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Are investors missing opportunities in ESG?

Investors can benefit from ESG added value in different ways, with various financial performance outcomes.


Investors can benefit from ESG added value in different ways, with various financial performance outcomes.


There are several approaches to take into account sustainability challenges in the investment process, for instance:

  • Considering ESG (Environmental, Social, Governance) practices of companies to protect and enhance the value of a portfolio over the long term.

It mainly relies on exclusions (removing exposure to controversial sectors such as tobacco, gambling or coal) combined with a best-in-class selection process (selecting instruments with the best sustainability ratings).

  • Investing in specific sustainability-oriented themes

On the top of the selection process described above, thematic investments focus on sectors related to sustainability challenges such as water management or circular economy.


A brief review of ESG performances

Investors have observed different patterns of performance according to the strategy, as illustrated by the examples below.

Indexes with ESG factors

One of the most widespread approaches is to include ESG filters in stock market indices via exclusions and a positive screening (best-in-class selection process). In the chart below, we notice a stronger performance in the ESG version of the S&P 500 index compared to the traditional one over the past 5 years.



The ESG process slightly changes the composition of the resulting index compared to its parent’s, but sectors’ weights remain very close. Applying ESG filters tends to create a natural tilt towards companies of a generally higher Quality profile, explaining part of the observed stronger performance.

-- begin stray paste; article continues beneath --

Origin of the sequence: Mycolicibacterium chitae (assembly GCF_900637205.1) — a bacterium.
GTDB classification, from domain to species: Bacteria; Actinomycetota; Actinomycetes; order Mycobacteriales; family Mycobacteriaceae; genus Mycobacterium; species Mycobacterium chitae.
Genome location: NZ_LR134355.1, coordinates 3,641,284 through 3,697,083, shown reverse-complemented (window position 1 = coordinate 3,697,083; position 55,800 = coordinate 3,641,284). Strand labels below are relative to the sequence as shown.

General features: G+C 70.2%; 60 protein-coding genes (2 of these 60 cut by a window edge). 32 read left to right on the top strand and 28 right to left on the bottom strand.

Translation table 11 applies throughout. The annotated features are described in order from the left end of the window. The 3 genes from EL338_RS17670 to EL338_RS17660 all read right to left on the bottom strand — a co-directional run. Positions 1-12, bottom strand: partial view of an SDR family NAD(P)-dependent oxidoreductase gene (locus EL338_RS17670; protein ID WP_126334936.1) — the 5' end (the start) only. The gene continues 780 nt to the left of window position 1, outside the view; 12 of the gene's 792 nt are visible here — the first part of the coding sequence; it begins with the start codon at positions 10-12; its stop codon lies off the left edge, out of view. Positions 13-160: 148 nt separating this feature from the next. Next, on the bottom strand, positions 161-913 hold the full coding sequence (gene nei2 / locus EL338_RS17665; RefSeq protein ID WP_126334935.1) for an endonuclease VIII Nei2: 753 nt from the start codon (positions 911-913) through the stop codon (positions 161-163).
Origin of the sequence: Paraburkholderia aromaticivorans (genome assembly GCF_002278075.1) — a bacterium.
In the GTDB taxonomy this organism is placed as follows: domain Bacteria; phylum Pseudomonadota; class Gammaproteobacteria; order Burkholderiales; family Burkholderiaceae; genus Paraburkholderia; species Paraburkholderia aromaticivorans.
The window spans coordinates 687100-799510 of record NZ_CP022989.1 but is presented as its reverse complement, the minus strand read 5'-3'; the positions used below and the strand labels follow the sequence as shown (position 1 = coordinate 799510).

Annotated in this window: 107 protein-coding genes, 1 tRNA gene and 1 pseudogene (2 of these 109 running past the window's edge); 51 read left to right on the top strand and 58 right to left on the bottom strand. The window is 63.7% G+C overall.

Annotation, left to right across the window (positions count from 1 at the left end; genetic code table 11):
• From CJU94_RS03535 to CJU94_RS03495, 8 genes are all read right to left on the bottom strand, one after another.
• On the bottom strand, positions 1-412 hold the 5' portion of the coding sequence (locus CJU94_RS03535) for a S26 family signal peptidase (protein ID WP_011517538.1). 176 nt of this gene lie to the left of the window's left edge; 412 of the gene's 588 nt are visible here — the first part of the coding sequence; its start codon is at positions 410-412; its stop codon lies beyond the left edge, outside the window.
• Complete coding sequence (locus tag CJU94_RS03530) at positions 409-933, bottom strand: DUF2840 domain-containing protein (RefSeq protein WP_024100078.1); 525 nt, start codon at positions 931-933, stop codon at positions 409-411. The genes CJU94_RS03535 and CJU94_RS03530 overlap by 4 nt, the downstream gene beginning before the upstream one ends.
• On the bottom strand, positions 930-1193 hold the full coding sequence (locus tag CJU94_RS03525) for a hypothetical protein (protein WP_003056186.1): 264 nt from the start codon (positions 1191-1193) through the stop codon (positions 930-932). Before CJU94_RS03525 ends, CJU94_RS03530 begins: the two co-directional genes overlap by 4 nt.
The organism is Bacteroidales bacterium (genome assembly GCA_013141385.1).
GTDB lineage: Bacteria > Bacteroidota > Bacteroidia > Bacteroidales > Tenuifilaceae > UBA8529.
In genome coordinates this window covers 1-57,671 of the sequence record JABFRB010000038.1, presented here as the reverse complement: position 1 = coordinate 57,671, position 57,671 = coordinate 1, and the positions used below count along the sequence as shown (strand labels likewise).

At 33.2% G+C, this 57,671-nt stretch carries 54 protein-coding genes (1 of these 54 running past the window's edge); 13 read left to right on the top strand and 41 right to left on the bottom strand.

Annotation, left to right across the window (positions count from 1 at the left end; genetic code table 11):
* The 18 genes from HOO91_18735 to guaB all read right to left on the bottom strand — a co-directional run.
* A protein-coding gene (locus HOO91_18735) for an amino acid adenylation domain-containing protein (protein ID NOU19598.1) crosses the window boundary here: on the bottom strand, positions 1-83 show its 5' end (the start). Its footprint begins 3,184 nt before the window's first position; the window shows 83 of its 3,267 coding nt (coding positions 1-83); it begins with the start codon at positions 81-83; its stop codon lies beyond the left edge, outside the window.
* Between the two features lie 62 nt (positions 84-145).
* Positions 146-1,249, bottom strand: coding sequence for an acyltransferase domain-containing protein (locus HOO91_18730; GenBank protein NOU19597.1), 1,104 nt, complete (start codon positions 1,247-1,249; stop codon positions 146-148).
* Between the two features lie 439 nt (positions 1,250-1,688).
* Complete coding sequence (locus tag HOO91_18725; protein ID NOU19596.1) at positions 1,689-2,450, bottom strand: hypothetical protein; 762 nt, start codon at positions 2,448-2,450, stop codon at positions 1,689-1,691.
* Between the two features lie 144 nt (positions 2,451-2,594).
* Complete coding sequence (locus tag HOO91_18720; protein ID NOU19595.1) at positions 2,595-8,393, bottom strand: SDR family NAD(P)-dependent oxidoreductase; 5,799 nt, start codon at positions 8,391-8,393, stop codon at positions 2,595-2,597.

The same observation applies to the MSCI World compared to its ESG leaders or SRI version.


Thematic investments

An investor can also express his convictions via thematic investments in fields such as water or clean energy infrastructures. Various trends have been observed, with heterogeneous performance and higher volatility, as for any other thematic bet, sustainability-related or not.


Are these findings supported by research?


These examples illustrate common results summarized by our CIO Strategy from academic research. To quote a few:

  • ESG is often associated with corporate quality factors.
  • Losses are typically less important under adverse scenarios for equity indices integrating ESG factors.
  • Because they have to identify solution providing companies, thematic strategies show a higher volatility due to their growth orientation.


Investing with confidence in such topics requires the joint expertise of financial and sustainability specialists to deliver solid investment proposals relying on a holistic analysis of financial instruments.


This article is brought to you by the Sustainable Solutions Team. 
Contributors: Jérôme Eschbach - Head of Sustainable Solutions, Maxandre Robin - Sustainable Solutions Analyst, Paul De La Baume - Investment Advisor